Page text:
Developer Exchange Blog
Failure. On Purpose? Great idea!
Have you ever Experienced a situation where you needed to recover from a failure but found that despite backup or continuity plans, the restoration expected to be possible was not possible? I've seen this many times over the years. How could this be avoided?
You may or may not be aware of this, but Netflix has a Chaos Monkey! Its job is to randomly wreak havoc on their operation by killing instances of services in their architecture. And, yes, we're talking about production services.
Imagine that in your enterprise. Every day you know one thing for sure: something's going to break today. Can you imagine the tension you'd feel heading into work, knowing that today some random thing is going to break, causing us problems, possibly at the worst possible time? In a business critical environment this would surely cause many to dread coming to work.
How would you deal with this? What would you do?
Thinking about it systematically, the first thing I would do from an operations standpoint is to build some great monitoring and diagnostic capabilities that would keep me aware, at all times, of the health of my systems. I'd want to know immediately if something were to stop or reach critical conditions (e.g., running out of storage, processors maxed out, etc.). Then, I'd develop a troubleshooting roadmap that would divide and conquer enterprise services so that I could isolate areas where problems were and weren't. Finally, I d have very clear methods of restarting machines and services when issues are identified. A common sense approach, right?
Now think about this from a developers perspective. Whether you have a service oriented architecture or a more traditional architecture, or like most, a nasty blend, as an architect or developer you'd be worried about what would happen to your processes and transactions if, frequently, systems and services you depend on would not be available. You'd be wise to build independence in everywhere you could and deal with the unavailability of critical components and services in as friendly a way as possible, trying to keep the customer/user from being burdened by transient failures that you know and expect to happen. Systems and services would become more and more autonomous.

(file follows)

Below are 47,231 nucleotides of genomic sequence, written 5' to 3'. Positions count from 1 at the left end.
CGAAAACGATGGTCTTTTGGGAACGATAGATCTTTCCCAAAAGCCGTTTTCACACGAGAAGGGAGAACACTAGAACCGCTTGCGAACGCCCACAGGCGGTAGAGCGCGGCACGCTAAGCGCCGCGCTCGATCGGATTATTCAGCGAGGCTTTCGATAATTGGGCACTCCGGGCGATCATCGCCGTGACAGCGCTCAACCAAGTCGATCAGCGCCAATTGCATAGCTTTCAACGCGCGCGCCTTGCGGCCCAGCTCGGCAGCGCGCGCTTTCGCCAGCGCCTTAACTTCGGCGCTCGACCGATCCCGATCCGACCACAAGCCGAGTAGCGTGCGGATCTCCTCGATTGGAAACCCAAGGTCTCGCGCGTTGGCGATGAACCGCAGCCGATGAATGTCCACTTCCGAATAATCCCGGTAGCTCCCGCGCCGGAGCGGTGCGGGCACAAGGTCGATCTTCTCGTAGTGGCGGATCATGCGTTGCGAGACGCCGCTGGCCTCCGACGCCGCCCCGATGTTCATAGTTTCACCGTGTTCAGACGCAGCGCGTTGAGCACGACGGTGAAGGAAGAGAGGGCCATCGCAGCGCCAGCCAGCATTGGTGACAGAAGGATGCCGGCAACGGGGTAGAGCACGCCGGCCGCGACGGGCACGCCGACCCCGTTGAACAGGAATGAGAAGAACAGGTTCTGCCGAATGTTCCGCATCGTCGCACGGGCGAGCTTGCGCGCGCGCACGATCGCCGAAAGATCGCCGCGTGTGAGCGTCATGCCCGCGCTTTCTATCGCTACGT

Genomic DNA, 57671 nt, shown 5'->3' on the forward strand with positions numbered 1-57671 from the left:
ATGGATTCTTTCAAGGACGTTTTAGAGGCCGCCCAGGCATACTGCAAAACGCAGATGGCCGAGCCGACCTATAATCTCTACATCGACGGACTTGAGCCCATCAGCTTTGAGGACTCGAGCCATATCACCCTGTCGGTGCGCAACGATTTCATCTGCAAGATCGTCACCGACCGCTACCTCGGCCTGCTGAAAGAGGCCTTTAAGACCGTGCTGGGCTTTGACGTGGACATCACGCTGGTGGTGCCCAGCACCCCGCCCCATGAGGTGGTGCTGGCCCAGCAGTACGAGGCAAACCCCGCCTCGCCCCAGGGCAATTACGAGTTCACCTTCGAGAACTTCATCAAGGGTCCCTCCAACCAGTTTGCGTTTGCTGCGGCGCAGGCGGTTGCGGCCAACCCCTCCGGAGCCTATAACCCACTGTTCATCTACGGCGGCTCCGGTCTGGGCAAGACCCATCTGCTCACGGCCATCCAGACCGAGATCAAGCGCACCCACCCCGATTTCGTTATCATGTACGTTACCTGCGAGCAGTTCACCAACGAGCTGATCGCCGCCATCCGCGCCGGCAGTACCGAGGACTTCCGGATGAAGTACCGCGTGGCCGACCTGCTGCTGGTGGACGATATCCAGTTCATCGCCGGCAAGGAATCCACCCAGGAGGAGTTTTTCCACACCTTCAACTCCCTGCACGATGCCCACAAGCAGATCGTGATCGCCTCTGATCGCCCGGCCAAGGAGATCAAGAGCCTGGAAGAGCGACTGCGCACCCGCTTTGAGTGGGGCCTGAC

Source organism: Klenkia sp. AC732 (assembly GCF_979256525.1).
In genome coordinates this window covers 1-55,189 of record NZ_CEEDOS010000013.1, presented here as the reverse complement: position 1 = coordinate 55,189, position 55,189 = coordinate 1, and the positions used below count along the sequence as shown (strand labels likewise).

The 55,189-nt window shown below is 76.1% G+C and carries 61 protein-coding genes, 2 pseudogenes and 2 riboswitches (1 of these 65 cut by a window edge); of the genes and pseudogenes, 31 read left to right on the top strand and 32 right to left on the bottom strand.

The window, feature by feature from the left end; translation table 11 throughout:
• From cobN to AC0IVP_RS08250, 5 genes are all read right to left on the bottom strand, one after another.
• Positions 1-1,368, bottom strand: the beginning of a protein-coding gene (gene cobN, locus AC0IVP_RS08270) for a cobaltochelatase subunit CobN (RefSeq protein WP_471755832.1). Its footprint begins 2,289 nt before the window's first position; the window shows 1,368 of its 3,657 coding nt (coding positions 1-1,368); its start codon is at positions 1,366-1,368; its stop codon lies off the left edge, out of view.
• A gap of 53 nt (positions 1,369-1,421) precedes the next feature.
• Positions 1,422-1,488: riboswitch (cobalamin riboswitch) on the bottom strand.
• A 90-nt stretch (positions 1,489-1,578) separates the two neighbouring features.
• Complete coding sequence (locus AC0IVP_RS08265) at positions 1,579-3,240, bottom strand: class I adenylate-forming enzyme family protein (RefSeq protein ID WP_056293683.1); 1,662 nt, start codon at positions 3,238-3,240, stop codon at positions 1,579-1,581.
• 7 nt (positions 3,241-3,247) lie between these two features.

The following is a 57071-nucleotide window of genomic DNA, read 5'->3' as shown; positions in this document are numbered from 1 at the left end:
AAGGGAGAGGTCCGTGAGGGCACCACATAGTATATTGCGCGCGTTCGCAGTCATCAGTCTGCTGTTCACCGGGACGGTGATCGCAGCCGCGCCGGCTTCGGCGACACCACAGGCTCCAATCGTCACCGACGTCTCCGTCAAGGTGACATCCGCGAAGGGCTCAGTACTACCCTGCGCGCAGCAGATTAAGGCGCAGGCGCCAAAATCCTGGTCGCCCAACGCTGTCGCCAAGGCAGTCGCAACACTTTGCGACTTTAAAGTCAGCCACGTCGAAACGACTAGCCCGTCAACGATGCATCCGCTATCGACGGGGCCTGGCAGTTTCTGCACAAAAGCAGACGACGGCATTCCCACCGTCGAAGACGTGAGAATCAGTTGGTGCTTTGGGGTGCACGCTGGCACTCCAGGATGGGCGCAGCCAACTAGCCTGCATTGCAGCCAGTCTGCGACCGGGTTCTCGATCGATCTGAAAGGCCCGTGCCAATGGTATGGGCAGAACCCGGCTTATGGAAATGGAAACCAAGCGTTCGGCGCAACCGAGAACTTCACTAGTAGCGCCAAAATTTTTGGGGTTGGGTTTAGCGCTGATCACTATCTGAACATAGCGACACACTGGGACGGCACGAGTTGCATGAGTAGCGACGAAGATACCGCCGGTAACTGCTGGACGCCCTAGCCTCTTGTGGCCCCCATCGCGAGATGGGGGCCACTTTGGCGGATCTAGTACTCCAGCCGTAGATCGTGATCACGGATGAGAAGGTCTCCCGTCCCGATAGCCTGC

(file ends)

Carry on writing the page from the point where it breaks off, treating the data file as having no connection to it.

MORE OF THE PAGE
The truth of the matter is that these are the things we should be doing all the time because, whether you acknowledge it or not, the Chaos Monkey can strike anyone, whether he's intentionally allowed to run amok or whether he just sneaks in without permission.
This is not just true for software services. It's equally true for restoring data from back-ups, recovering from hardware failures like disk drives, network devices and routes, power supplies, entire machines and more.
Here's a quote from a blog posting by Jeff Atwood about this counterintuitive approach to high service availability:
"When you work with the Chaos Monkey, you quickly learn that everything happens for a reason. Except for those things which happen randomly. And that's why, even though it sounds crazy, the best way to avoid failure is to fail constantly."
Netflix came to this realization as they began to rely on Amazon Web Services (AWS), which meant that they had dependencies on environments that they couldn't necessarily control. At the end of the day, their approach to robustness has made their systems better for it. So, apparently failure on purpose really is a good idea.